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Government approach to housing driven by lust for profits of developers and land speculators - Ó Caoláin

1 November, 2006


Speaking in the Dáil this evening on the Sinn Féin Bill to amend Part V of the Planning and Development Act, Sinn Féin Dáil Leader Caoimhghín Ó Caoláin TD said the Government's approach to housing is driven "by the lust for profits of the land speculators and the developers." Deputy Ó Caoláin went on to commend the MakeRoom Campaign to end homelessness by 2010 which is being spearheaded by Focus Ireland, the Simon Communities, the Society of St Vincent de Paul and Threshold.

He said, "The Fianna Fáil/PD Government has been in power since 1997. Back then the housing crisis was developing rapidly and it was quite clear what was going to happen as the economy grew. But the Government failed to act. They placed total reliance for housing on the private sector. Their approach was and is driven by the lust for profits of the land speculators and the developers. This has played into the hands of the lending institutions who are profiting from the massive scale of mortgages weighing down on young families. We pointed out at that time that the local authorities must be given a lead role in providing homes for our people. That was ignored. Local authority housing as a proportion of overall housing supply has fallen to a record low under this Government. This State has one of the lowest outputs of social housing in the EU, at fewer than two new homes per 1,000 built.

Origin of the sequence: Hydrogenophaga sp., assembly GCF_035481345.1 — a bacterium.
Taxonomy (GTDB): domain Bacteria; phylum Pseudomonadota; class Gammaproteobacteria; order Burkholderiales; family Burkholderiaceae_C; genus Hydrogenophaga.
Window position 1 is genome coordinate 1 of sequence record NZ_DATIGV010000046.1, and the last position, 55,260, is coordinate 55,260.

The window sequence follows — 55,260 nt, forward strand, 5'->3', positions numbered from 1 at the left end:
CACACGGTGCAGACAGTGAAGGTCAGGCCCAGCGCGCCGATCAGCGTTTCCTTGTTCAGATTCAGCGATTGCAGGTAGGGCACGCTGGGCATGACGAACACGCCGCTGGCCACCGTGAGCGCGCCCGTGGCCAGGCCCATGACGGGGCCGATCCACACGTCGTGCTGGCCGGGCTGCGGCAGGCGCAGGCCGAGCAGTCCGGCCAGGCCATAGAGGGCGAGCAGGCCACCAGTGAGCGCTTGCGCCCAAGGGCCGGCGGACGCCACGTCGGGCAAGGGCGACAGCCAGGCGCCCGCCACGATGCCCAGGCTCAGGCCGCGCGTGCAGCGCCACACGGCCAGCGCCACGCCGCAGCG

"Thousands of social and affordable homes would now be in place if Part V has been left as it was when the Act was passed. It would have had -- and can still have if reinstated -- an impact on the problem of homelessness in this country. It is a scandal that this nation where wealth is abundant still sees so many people sleeping rough on our streets.

"I want to commend the MakeRoom Campaign which is being spearheaded by Focus Ireland, the Simon Communities, the Society of St Vincent de Paul and Threshold. They have said that with strong political leadership, a responsive policy agenda and adequate resources, homelessness could be ended. The target of 2010 for ending rough sleeping and long-term homelessness has been set by the Government. The reality is that that target will not be reached unless the Government prioritises social and affordable housing, based on the needs of people.

"I want to endorse the position of the MakeRoom campaign that the first step in the solution to homelessness lies in the delivery of a needs-assessment. This means assessing the housing and other needs of every person who becomes homeless or is at risk of becoming homeless. Individual solutions can then be developed to meet each person's needs, including appropriate housing and support services such as counselling and healthcare." ENDS